ca. 4th c. BCEterracotta, wheel-made1 3/16 in. × 4 5/16 in. (3 cm. × 11 cm.)

Gift of Mr. Dana C. Estes, Honorary Degree 1898


This saucer-shaped lamp represents one of the very early stages in the evolution of lamp making in the ancient Mediterranean. The design is exceedingly simple, consisting of a shallow bowl or saucer thrown on a wheel, which is then pinched at one end to form a rest for a wick. Lamps like these were first employed in the Greek Mediterranean during the Bronze Age. Only in the Hellenistic period, from the third century BCE on, did the introduction of molds revolutionize the production of lamps. Everyday objects that provided lighting from the Bronze Age on, ancient lamps were made of a variety of materials including stone and various metals, but most were made of clay. Their design ranged from simple, utilitarian objects to ornate and intricate designs fit for ceremonial purposes. 

For collectors of the modern era, the ubiquity of lamps in archaeological excavations made them easy to acquire and popular souvenirs among tourists. Their popularity also encouraged a thriving market for lamps looted from ancient sites, and the simplicity of their manufacture (especially compared marble statuary or painted Greek vases) promoted forgeries, not unlike the market that emerged around Tanagra figurines or shabtis in Egypt. Because of their ubiquity, scholarship around lamps has produced a refined typology that makes lamps useful in dating archaeological excavations. Most of the lamps in the Estes collection are believed to have been excavated by Alessandro Palma di Cesnola during his time in Cyprus in the late nineteenth century and were probably collected by Dana Estes at one of a series of later sales of the collection in London between 1883 and 1892.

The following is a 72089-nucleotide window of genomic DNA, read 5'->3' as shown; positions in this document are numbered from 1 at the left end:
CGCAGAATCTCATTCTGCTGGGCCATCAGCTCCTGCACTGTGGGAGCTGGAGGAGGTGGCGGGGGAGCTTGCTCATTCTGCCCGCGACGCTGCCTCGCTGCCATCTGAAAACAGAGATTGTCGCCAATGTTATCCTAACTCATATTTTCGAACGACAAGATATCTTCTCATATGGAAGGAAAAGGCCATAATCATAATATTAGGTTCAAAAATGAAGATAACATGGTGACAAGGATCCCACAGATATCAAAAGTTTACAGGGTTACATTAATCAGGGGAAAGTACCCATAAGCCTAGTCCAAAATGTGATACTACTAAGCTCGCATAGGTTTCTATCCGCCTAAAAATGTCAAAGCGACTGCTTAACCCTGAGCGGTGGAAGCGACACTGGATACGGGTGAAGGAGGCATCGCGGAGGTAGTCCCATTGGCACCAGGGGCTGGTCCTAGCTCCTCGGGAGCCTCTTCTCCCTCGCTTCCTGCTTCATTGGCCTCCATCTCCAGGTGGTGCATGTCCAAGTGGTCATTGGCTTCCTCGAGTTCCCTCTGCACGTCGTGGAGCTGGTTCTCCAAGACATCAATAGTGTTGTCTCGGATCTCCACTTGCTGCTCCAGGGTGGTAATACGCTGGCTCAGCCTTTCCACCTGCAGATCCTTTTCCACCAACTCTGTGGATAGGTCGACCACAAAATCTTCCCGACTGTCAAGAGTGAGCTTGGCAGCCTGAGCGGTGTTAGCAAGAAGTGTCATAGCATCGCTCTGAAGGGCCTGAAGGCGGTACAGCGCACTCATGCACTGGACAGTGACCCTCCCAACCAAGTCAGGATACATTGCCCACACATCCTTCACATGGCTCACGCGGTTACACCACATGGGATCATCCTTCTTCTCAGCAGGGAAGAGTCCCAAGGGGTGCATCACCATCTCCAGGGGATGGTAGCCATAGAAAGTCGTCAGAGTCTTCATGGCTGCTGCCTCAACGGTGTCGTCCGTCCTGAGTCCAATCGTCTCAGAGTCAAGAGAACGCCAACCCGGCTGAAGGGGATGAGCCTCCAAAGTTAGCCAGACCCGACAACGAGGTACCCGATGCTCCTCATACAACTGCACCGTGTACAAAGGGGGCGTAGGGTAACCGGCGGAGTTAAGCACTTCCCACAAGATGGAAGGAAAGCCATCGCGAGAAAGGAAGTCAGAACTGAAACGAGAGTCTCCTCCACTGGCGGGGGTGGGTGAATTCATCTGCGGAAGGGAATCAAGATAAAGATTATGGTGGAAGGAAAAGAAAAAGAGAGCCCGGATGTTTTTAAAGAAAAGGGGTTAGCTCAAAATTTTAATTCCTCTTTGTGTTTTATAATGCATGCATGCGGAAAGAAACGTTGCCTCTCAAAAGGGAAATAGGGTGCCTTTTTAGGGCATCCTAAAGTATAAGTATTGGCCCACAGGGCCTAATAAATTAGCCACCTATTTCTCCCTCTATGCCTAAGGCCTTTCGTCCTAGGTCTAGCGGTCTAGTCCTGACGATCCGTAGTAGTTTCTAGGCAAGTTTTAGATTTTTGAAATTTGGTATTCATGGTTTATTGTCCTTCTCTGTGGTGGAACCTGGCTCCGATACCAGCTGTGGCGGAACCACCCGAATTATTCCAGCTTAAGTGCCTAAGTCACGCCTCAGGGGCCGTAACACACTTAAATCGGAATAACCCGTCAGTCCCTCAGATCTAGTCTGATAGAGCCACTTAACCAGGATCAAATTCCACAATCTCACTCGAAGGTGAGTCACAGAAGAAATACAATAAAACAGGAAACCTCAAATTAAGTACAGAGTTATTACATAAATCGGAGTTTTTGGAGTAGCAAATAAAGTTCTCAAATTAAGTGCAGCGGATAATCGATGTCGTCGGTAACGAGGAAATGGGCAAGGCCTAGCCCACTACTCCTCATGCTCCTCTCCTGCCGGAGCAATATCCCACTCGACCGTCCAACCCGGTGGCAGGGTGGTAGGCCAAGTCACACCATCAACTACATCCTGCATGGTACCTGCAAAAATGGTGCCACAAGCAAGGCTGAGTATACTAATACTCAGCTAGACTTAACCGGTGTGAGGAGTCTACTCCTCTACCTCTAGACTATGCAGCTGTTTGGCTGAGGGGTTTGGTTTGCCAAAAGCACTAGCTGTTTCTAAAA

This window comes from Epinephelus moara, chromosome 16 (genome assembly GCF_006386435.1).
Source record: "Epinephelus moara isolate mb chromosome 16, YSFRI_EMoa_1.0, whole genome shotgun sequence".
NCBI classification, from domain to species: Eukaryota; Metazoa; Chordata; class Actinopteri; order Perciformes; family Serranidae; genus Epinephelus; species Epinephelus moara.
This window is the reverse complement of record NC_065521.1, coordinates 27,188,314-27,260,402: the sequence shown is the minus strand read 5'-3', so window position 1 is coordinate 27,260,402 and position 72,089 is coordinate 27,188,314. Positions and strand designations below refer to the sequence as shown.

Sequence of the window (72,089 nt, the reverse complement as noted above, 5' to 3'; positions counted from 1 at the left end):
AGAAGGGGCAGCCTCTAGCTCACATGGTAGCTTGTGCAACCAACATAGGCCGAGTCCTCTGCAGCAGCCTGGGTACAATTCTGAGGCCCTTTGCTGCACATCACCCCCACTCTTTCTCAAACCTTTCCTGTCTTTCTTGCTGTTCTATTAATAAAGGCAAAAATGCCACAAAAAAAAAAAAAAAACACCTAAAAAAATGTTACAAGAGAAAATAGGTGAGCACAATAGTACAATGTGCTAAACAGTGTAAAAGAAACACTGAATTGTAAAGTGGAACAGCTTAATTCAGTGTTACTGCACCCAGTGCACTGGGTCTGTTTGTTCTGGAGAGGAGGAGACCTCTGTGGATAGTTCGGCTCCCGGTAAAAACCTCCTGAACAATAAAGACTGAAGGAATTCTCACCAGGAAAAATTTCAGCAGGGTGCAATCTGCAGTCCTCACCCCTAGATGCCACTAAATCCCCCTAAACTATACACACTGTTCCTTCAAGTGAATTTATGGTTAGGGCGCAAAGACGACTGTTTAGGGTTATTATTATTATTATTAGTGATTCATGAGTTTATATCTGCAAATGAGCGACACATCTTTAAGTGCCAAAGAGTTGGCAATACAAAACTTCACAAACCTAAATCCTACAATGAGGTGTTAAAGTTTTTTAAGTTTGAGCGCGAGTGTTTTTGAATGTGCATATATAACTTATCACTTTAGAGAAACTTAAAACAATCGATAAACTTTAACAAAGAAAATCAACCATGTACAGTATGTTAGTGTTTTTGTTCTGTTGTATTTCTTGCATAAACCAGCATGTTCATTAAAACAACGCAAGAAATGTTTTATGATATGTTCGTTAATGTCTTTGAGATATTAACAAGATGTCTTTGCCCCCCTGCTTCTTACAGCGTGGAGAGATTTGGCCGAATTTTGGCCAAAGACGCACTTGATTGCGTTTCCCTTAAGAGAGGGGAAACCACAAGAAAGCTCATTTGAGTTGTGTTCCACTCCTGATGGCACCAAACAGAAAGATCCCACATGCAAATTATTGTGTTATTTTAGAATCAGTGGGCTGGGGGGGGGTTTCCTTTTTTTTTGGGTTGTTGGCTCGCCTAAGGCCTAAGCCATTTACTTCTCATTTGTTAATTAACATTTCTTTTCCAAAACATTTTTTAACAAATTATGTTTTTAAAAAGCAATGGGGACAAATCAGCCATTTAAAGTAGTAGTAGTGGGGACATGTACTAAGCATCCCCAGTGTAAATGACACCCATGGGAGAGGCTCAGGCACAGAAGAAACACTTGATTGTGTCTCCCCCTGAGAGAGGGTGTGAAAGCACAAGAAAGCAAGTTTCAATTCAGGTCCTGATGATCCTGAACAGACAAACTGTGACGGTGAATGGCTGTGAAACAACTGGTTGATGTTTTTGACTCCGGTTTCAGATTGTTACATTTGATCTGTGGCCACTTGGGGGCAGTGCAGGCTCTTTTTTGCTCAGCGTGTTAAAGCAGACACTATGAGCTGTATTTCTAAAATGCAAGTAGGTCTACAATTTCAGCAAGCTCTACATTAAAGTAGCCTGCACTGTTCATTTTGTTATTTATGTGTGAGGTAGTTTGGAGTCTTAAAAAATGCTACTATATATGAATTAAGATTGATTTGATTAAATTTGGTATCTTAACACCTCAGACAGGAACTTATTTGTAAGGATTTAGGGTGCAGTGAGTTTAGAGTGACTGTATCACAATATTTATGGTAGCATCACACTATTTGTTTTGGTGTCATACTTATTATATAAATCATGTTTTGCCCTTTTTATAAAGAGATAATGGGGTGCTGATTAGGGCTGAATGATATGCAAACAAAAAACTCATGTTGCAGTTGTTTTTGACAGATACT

—Sean P. Burrus


1876–8, excavated in Cyprus by Major Alessandro Palma di Cesnola under the patronage of Edwin Henry Lawrence; 1879, Lawrence-Cesnola Collection, London; 1892, purchased by Dana C. Estes at Sotheby, Wilkinson, and Hodge auction, London; acquired by Bowdoin College Museum of Art in 1898, gift of Dana C. Estes.

Dana C. Estes

Maine native Dana C. Estes (1840–1909) was a founding partner of a prominent Boston bookseller and publishing house, Estes & Lauriat (est. 1872), which later operated as Dana Estes & Co. (1898–1909).

Region: Cyprus See all 21
Map of Mediterranean Sea with the Cyprus highlighted.